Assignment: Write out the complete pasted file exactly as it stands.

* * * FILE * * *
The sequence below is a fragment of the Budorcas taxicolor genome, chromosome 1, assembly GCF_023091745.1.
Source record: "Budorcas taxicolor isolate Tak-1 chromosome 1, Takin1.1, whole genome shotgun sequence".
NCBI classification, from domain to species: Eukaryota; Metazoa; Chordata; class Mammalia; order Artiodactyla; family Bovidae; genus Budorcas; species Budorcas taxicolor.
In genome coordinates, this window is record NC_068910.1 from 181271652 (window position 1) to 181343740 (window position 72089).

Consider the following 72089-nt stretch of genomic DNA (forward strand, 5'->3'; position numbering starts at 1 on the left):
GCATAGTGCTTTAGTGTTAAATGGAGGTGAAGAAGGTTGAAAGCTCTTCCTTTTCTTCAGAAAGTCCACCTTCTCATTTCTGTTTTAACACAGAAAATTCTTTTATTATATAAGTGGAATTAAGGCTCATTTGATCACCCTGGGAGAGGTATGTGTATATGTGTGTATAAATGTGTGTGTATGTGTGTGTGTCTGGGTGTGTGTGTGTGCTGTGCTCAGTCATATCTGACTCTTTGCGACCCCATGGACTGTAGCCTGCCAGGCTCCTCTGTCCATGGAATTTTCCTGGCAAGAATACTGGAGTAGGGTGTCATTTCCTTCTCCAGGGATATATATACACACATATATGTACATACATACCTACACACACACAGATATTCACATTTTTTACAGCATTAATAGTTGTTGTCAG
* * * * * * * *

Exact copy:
The sequence below is a fragment of the Budorcas taxicolor genome, chromosome 1, assembly GCF_023091745.1.
Source record: "Budorcas taxicolor isolate Tak-1 chromosome 1, Takin1.1, whole genome shotgun sequence".
NCBI classification, from domain to species: Eukaryota; Metazoa; Chordata; class Mammalia; order Artiodactyla; family Bovidae; genus Budorcas; species Budorcas taxicolor.
In genome coordinates, this window is record NC_068910.1 from 181271652 (window position 1) to 181343740 (window position 72089).

Consider the following 72089-nt stretch of genomic DNA (forward strand, 5'->3'; position numbering starts at 1 on the left):
GCATAGTGCTTTAGTGTTAAATGGAGGTGAAGAAGGTTGAAAGCTCTTCCTTTTCTTCAGAAAGTCCACCTTCTCATTTCTGTTTTAACACAGAAAATTCTTTTATTATATAAGTGGAATTAAGGCTCATTTGATCACCCTGGGAGAGGTATGTGTATATGTGTGTATAAATGTGTGTGTATGTGTGTGTGTCTGGGTGTGTGTGTGTGCTGTGCTCAGTCATATCTGACTCTTTGCGACCCCATGGACTGTAGCCTGCCAGGCTCCTCTGTCCATGGAATTTTCCTGGCAAGAATACTGGAGTAGGGTGTCATTTCCTTCTCCAGGGATATATATACACACATATATGTACATACATACCTACACACACACAGATATTCACATTTTTTACAGCATTAATAGTTGTTGTCAG